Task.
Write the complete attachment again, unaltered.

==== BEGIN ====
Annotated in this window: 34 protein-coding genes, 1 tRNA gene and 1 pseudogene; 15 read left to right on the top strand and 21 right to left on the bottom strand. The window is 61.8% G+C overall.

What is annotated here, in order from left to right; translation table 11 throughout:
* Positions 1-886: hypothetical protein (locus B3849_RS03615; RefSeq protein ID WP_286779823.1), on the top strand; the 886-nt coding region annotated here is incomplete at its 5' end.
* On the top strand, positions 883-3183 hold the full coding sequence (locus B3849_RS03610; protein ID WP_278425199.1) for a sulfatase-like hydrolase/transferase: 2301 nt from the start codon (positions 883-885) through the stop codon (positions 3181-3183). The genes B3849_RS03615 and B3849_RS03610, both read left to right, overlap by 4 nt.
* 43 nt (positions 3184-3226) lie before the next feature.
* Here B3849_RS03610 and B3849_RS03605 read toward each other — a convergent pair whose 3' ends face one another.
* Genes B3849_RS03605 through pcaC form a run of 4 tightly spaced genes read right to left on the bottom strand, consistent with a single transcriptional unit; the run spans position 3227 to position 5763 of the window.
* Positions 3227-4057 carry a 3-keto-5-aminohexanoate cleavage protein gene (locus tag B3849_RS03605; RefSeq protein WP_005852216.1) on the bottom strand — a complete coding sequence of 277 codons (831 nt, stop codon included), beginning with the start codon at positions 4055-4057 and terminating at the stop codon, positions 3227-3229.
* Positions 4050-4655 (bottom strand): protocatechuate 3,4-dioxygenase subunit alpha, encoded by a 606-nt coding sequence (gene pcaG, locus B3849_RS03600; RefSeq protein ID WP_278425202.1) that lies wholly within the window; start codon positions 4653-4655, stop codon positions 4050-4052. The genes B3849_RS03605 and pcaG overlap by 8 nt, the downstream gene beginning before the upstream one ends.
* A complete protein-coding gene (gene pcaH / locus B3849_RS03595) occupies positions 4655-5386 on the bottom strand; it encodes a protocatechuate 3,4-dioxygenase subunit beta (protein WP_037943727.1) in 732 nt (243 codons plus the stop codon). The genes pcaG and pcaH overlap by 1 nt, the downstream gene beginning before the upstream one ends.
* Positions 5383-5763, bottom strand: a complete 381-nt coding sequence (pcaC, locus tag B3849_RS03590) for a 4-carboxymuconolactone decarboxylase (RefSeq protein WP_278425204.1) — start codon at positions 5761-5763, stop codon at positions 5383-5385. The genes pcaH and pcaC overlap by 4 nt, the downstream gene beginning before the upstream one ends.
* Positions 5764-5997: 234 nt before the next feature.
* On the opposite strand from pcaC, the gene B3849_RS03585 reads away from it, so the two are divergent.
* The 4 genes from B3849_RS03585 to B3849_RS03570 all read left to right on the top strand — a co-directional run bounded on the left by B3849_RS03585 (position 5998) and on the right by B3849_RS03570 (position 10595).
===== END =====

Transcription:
Annotated in this window: 34 protein-coding genes, 1 tRNA gene and 1 pseudogene; 15 read left to right on the top strand and 21 right to left on the bottom strand. The window is 61.8% G+C overall.

What is annotated here, in order from left to right; translation table 11 throughout:
* Positions 1-886: hypothetical protein (locus B3849_RS03615; RefSeq protein ID WP_286779823.1), on the top strand; the 886-nt coding region annotated here is incomplete at its 5' end.
* On the top strand, positions 883-3183 hold the full coding sequence (locus B3849_RS03610; protein ID WP_278425199.1) for a sulfatase-like hydrolase/transferase: 2301 nt from the start codon (positions 883-885) through the stop codon (positions 3181-3183). The genes B3849_RS03615 and B3849_RS03610, both read left to right, overlap by 4 nt.
* 43 nt (positions 3184-3226) lie before the next feature.
* Here B3849_RS03610 and B3849_RS03605 read toward each other — a convergent pair whose 3' ends face one another.
* Genes B3849_RS03605 through pcaC form a run of 4 tightly spaced genes read right to left on the bottom strand, consistent with a single transcriptional unit; the run spans position 3227 to position 5763 of the window.
* Positions 3227-4057 carry a 3-keto-5-aminohexanoate cleavage protein gene (locus tag B3849_RS03605; RefSeq protein WP_005852216.1) on the bottom strand — a complete coding sequence of 277 codons (831 nt, stop codon included), beginning with the start codon at positions 4055-4057 and terminating at the stop codon, positions 3227-3229.
* Positions 4050-4655 (bottom strand): protocatechuate 3,4-dioxygenase subunit alpha, encoded by a 606-nt coding sequence (gene pcaG, locus B3849_RS03600; RefSeq protein ID WP_278425202.1) that lies wholly within the window; start codon positions 4653-4655, stop codon positions 4050-4052. The genes B3849_RS03605 and pcaG overlap by 8 nt, the downstream gene beginning before the upstream one ends.
* A complete protein-coding gene (gene pcaH / locus B3849_RS03595) occupies positions 4655-5386 on the bottom strand; it encodes a protocatechuate 3,4-dioxygenase subunit beta (protein WP_037943727.1) in 732 nt (243 codons plus the stop codon). The genes pcaG and pcaH overlap by 1 nt, the downstream gene beginning before the upstream one ends.
* Positions 5383-5763, bottom strand: a complete 381-nt coding sequence (pcaC, locus tag B3849_RS03590) for a 4-carboxymuconolactone decarboxylase (RefSeq protein WP_278425204.1) — start codon at positions 5761-5763, stop codon at positions 5383-5385. The genes pcaH and pcaC overlap by 4 nt, the downstream gene beginning before the upstream one ends.
* Positions 5764-5997: 234 nt before the next feature.
* On the opposite strand from pcaC, the gene B3849_RS03585 reads away from it, so the two are divergent.
* The 4 genes from B3849_RS03585 to B3849_RS03570 all read left to right on the top strand — a co-directional run bounded on the left by B3849_RS03585 (position 5998) and on the right by B3849_RS03570 (position 10595).